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East Meadow man sentenced to 10 years for child pornography

Authorities said Fernando Clarke claimed he downloaded the pornography for his job as a New York City Department of Correction investigator.

Fernando Clarke was sentenced to 10 years in

Fernando Clarke was sentenced to 10 years in prison Friday for child pornography. Photo Credit: James Carbone

A convicted child pornographer from East Meadow might have to pay restitution to one of his victims, in addition to serving 10 years in prison, federal prosecutors said.

Fernando Clarke, 64, a former investigator for the New York City Department of Correction, was sentenced Friday by U.S. District Judge Arthur D. Spatt, who sits in Central Islip. A jury had convicted Clarke on March 18 of seven counts of transportation, receipt and possession of child pornography.

As part of his sentence, Clarke must pay about $19,000 in fines and assessments, register as a sex offender and undergo five years of supervision after he is released — during which time he can have no unsupervised contact with minors, the U.S. Attorney’s Office for the Eastern District of New York said in a statement.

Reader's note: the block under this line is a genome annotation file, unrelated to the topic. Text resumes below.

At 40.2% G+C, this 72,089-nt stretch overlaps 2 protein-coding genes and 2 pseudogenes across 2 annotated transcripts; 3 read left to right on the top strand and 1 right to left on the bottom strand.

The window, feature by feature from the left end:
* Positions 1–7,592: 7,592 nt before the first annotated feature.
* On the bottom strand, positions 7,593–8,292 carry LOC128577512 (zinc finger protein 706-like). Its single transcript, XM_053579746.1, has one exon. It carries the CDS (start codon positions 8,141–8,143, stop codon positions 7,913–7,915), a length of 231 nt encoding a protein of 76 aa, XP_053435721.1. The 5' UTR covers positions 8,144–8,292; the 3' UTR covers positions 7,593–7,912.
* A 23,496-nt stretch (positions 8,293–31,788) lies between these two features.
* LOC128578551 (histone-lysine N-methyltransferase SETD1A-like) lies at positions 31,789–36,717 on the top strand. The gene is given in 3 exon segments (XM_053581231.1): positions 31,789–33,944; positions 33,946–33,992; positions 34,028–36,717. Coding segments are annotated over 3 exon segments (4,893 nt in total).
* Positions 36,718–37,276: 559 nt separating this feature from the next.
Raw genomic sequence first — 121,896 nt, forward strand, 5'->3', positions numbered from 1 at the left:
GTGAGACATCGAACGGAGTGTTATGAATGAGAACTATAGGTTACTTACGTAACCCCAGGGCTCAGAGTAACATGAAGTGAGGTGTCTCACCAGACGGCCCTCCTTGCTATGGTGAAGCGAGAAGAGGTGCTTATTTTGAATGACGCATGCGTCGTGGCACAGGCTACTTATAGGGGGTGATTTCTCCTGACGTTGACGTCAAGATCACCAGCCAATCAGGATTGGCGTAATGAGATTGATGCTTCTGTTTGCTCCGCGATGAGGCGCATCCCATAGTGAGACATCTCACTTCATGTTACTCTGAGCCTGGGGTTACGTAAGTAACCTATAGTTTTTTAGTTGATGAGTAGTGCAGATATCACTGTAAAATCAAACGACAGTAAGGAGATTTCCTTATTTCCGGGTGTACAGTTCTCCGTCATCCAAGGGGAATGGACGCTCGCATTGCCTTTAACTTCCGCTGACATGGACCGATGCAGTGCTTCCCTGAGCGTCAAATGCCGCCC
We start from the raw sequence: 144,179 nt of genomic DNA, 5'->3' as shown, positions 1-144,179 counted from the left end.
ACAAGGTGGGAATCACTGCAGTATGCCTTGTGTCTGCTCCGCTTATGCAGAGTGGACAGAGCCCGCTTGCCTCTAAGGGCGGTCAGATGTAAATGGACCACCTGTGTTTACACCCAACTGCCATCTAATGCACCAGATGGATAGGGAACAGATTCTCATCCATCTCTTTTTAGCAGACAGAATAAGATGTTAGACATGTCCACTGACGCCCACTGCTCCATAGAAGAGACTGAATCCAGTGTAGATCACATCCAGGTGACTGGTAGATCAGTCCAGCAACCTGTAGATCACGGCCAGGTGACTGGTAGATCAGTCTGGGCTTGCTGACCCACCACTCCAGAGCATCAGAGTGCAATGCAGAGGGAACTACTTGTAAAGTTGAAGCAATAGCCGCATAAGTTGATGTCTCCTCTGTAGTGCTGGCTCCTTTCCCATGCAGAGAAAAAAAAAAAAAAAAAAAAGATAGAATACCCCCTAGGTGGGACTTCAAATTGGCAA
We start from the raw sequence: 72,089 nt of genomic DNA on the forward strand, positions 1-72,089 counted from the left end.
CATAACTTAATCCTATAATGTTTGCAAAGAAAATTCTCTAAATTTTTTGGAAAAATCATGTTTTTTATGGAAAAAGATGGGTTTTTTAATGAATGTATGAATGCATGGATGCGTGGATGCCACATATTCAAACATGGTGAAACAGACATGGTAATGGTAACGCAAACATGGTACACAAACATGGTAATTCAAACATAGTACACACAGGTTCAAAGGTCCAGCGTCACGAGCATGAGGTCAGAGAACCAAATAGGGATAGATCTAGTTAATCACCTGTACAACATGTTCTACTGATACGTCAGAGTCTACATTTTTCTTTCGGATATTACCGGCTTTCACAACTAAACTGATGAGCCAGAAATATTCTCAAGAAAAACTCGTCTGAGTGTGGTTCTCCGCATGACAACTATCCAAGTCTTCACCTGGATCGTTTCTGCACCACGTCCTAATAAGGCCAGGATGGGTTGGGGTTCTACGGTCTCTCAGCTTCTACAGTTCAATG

By June 1, Spatt must also decide whether to honor a request for restitution from one of the victims depicted in Clarke’s collection of child pornography, prosecutors said.

“With every horrific file Clarke downloaded or shared with others, he compounded the unspeakable harm endured by these vulnerable victims,” acting Assistant Attorney General John P. Cronan said.

The attorney representing Clarke was not available for comment Friday.

Clarke was arrested after a court-ordered search of his home on July 28, 2015, uncovered thousands of video files depicting the sexual abuse of preteen children, the prosecutors’ statement said.

U.S. Attorney Richard P. Donoghue said Clarke initially claimed that he had accessed child pornography for his job. He later admitted that he had not been authorized to do so, authorities have said.

Clarke was fired after he was convicted, prosecutors said.

“The fact that this individual used his law enforcement status to try to shield his crimes is particularly heinous, and a betrayal of all we stand for in protecting the children in our communities,” Angel M. Melendez, special agent-in-charge of Homeland Security Investigations, said.

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